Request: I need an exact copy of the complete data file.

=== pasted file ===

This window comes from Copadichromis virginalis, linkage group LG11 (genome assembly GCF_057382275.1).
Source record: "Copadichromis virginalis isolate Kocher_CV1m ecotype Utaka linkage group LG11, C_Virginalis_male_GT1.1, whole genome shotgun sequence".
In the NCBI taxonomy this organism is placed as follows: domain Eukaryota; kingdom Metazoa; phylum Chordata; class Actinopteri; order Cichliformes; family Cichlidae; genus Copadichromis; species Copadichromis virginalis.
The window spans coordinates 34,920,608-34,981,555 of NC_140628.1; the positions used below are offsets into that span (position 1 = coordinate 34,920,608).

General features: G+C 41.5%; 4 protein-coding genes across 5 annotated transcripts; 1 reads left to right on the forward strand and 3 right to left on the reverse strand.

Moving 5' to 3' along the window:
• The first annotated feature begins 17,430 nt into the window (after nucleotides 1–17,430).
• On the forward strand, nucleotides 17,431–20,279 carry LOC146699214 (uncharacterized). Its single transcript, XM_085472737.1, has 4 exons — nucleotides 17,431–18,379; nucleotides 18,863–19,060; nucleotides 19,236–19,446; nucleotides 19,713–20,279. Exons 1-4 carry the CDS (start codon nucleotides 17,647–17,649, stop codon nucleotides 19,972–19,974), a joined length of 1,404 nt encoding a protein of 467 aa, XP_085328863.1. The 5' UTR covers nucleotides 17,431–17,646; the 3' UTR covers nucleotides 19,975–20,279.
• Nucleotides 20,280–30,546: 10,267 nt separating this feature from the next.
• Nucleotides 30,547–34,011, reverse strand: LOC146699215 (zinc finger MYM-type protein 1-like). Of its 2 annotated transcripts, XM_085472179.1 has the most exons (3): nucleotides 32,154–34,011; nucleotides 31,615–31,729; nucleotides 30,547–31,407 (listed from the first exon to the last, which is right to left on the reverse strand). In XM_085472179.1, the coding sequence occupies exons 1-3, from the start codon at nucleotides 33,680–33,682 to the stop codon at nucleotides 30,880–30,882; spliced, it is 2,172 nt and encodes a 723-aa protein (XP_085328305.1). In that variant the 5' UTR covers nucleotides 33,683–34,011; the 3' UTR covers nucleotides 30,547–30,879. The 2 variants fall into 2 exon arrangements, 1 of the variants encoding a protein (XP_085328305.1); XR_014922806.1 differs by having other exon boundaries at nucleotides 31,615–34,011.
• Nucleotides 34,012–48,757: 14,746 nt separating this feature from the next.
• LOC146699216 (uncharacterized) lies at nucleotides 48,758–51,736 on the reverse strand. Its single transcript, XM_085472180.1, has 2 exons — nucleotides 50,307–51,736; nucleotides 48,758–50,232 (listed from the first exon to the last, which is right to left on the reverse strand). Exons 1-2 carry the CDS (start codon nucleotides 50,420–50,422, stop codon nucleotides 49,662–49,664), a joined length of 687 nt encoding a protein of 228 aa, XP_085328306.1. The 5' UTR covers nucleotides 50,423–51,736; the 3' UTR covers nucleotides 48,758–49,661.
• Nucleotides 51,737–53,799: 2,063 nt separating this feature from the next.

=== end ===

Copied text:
This window comes from Copadichromis virginalis, linkage group LG11 (genome assembly GCF_057382275.1).
Source record: "Copadichromis virginalis isolate Kocher_CV1m ecotype Utaka linkage group LG11, C_Virginalis_male_GT1.1, whole genome shotgun sequence".
In the NCBI taxonomy this organism is placed as follows: domain Eukaryota; kingdom Metazoa; phylum Chordata; class Actinopteri; order Cichliformes; family Cichlidae; genus Copadichromis; species Copadichromis virginalis.
The window spans coordinates 34,920,608-34,981,555 of NC_140628.1; the positions used below are offsets into that span (position 1 = coordinate 34,920,608).

General features: G+C 41.5%; 4 protein-coding genes across 5 annotated transcripts; 1 reads left to right on the forward strand and 3 right to left on the reverse strand.

Moving 5' to 3' along the window:
• The first annotated feature begins 17,430 nt into the window (after nucleotides 1–17,430).
• On the forward strand, nucleotides 17,431–20,279 carry LOC146699214 (uncharacterized). Its single transcript, XM_085472737.1, has 4 exons — nucleotides 17,431–18,379; nucleotides 18,863–19,060; nucleotides 19,236–19,446; nucleotides 19,713–20,279. Exons 1-4 carry the CDS (start codon nucleotides 17,647–17,649, stop codon nucleotides 19,972–19,974), a joined length of 1,404 nt encoding a protein of 467 aa, XP_085328863.1. The 5' UTR covers nucleotides 17,431–17,646; the 3' UTR covers nucleotides 19,975–20,279.
• Nucleotides 20,280–30,546: 10,267 nt separating this feature from the next.
• Nucleotides 30,547–34,011, reverse strand: LOC146699215 (zinc finger MYM-type protein 1-like). Of its 2 annotated transcripts, XM_085472179.1 has the most exons (3): nucleotides 32,154–34,011; nucleotides 31,615–31,729; nucleotides 30,547–31,407 (listed from the first exon to the last, which is right to left on the reverse strand). In XM_085472179.1, the coding sequence occupies exons 1-3, from the start codon at nucleotides 33,680–33,682 to the stop codon at nucleotides 30,880–30,882; spliced, it is 2,172 nt and encodes a 723-aa protein (XP_085328305.1). In that variant the 5' UTR covers nucleotides 33,683–34,011; the 3' UTR covers nucleotides 30,547–30,879. The 2 variants fall into 2 exon arrangements, 1 of the variants encoding a protein (XP_085328305.1); XR_014922806.1 differs by having other exon boundaries at nucleotides 31,615–34,011.
• Nucleotides 34,012–48,757: 14,746 nt separating this feature from the next.
• LOC146699216 (uncharacterized) lies at nucleotides 48,758–51,736 on the reverse strand. Its single transcript, XM_085472180.1, has 2 exons — nucleotides 50,307–51,736; nucleotides 48,758–50,232 (listed from the first exon to the last, which is right to left on the reverse strand). Exons 1-2 carry the CDS (start codon nucleotides 50,420–50,422, stop codon nucleotides 49,662–49,664), a joined length of 687 nt encoding a protein of 228 aa, XP_085328306.1. The 5' UTR covers nucleotides 50,423–51,736; the 3' UTR covers nucleotides 48,758–49,661.
• Nucleotides 51,737–53,799: 2,063 nt separating this feature from the next.